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Friday, June 02, 2006

More Journalists Like this Please!

Here is an extract from an email from Patrick Holford:

No doubt some of you will have all the anti-alternative medicine propaganda in the papers. I wholeheartedly agree that good medicine needs to be properly proven to work, which is why I abhor the fact that almost a third of all drugs are prescribed ‘off label’, meaning that they are given to groups of people for whom no benefit has been proven.
I thought the most astute response to this cry against alternative medicine was that made in the Times by Jerome Burne, kindly reproduced below:

‘Professor Michael Baum, who laid into alternative medicine, is quite right to be concerned about wasting scarce NHS funds on “unproven or disproved” treatments. Unfortunately he has the wrong target in his sights. If he’s looking to root out marketing dressed up as science and protect patients from being damaged by side-effect that have been deliberately kept hidden, he would do far better to focus on problems with prescription drugs.

While some are life-saving, far too many are marginally effective and carry risks out of proportion to the conditions they are designed to treat. Drug side-effects now kill around 10,000 people a year in the UK – three times the number killed on the roads - and cost the NHS over £4 billion. Patients are being perfectly rational in seeking alternatives and it is simply out-dated medical arrogance to condemn them for it.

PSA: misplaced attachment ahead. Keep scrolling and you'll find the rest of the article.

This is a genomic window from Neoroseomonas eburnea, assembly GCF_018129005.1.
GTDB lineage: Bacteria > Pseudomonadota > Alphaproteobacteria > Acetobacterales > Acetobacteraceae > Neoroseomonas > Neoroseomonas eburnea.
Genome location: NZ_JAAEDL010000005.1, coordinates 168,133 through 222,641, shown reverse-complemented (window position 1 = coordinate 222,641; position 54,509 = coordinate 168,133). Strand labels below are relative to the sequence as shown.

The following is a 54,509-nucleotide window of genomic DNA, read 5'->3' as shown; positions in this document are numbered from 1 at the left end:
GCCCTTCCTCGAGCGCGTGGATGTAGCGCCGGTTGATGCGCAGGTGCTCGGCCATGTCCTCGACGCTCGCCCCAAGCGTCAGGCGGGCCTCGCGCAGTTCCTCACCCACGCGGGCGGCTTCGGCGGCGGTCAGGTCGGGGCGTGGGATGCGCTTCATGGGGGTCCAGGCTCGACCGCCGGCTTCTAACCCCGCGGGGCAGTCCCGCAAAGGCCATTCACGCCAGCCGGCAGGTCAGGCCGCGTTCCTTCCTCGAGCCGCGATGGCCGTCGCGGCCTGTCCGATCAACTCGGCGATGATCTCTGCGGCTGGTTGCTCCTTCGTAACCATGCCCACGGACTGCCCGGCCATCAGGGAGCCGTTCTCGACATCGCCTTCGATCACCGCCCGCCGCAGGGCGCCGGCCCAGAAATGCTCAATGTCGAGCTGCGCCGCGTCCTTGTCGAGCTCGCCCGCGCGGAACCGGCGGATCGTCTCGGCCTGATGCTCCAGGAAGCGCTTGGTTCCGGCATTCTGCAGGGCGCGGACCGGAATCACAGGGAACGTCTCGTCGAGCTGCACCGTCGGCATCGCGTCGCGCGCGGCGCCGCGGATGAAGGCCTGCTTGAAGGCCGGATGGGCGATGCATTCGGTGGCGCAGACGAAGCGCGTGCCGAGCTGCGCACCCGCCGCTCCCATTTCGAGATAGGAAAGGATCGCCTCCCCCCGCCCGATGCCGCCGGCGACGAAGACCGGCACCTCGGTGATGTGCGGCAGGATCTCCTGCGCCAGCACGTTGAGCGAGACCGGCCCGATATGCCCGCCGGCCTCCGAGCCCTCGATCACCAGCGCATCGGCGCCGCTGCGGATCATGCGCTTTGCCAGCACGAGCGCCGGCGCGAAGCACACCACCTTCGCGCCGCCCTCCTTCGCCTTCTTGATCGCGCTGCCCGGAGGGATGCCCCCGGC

Only last week it emerged that one of the anti-depressant SSRI drugs actually increased the risk of young adults committing suicide – a possibility the companies had always strenuously denied even though in 2003 doctors had been advised not to give these drugs to anyone under 18 because of a suicide link. The evidence for that official ruling dated to 1996 but had never been published. During the intervening years UK doctors were prescribing more SSRIs to children than any other country in Europe and yet there was no proper evidence base for this at all. Treating those children by changing their diet or with acupuncture seems sane and responsible by comparison.

The scandal surrounding the anti-inflammatory drug Vioxx - withdrawn from the market in 2004 because it doubled the risk of developing heart disease and other vascular problems – is another example of a drug that was heavily over-hyped prescribed to millions for whom it was not appropriate. Evidence that there was a danger was once again downplayed or ignored; one expert estimate puts just the number of Americans killed or damaged by a drug they took to ease aching joints at 140,000.

Professor Baum demonstrates no understanding why people are searching for alternatives to his remedies. In any other business, blaming your customers for deserting you would be regarded as a bizarre and self-defeating management strategy. If he’s serious about patient safety and cutting costs, he could start by demanding that drug disasters are followed by an official enquiry and that testing of promising non-drug therapies is properly funded.’


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